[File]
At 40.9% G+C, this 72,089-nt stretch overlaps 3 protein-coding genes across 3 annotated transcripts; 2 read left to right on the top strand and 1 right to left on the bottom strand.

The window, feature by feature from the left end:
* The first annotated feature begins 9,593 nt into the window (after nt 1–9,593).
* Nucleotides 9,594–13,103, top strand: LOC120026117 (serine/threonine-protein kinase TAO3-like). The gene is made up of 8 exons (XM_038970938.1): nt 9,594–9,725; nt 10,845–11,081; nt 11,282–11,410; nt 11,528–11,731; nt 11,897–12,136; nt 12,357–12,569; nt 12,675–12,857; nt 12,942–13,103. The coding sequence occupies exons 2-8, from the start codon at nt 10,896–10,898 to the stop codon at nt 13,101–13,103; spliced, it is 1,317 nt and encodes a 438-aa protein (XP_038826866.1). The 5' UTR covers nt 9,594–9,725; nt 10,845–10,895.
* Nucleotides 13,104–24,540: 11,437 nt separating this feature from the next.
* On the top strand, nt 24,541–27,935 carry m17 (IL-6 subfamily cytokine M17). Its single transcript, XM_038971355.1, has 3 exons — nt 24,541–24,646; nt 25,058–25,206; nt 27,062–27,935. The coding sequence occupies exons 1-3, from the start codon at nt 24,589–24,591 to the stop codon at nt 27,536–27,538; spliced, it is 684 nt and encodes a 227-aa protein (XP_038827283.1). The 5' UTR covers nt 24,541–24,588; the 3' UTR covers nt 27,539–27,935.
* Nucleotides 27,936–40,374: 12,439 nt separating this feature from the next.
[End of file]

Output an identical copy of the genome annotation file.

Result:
At 40.9% G+C, this 72,089-nt stretch overlaps 3 protein-coding genes across 3 annotated transcripts; 2 read left to right on the top strand and 1 right to left on the bottom strand.

The window, feature by feature from the left end:
* The first annotated feature begins 9,593 nt into the window (after nt 1–9,593).
* Nucleotides 9,594–13,103, top strand: LOC120026117 (serine/threonine-protein kinase TAO3-like). The gene is made up of 8 exons (XM_038970938.1): nt 9,594–9,725; nt 10,845–11,081; nt 11,282–11,410; nt 11,528–11,731; nt 11,897–12,136; nt 12,357–12,569; nt 12,675–12,857; nt 12,942–13,103. The coding sequence occupies exons 2-8, from the start codon at nt 10,896–10,898 to the stop codon at nt 13,101–13,103; spliced, it is 1,317 nt and encodes a 438-aa protein (XP_038826866.1). The 5' UTR covers nt 9,594–9,725; nt 10,845–10,895.
* Nucleotides 13,104–24,540: 11,437 nt separating this feature from the next.
* On the top strand, nt 24,541–27,935 carry m17 (IL-6 subfamily cytokine M17). Its single transcript, XM_038971355.1, has 3 exons — nt 24,541–24,646; nt 25,058–25,206; nt 27,062–27,935. The coding sequence occupies exons 1-3, from the start codon at nt 24,589–24,591 to the stop codon at nt 27,536–27,538; spliced, it is 684 nt and encodes a 227-aa protein (XP_038827283.1). The 5' UTR covers nt 24,541–24,588; the 3' UTR covers nt 27,539–27,935.
* Nucleotides 27,936–40,374: 12,439 nt separating this feature from the next.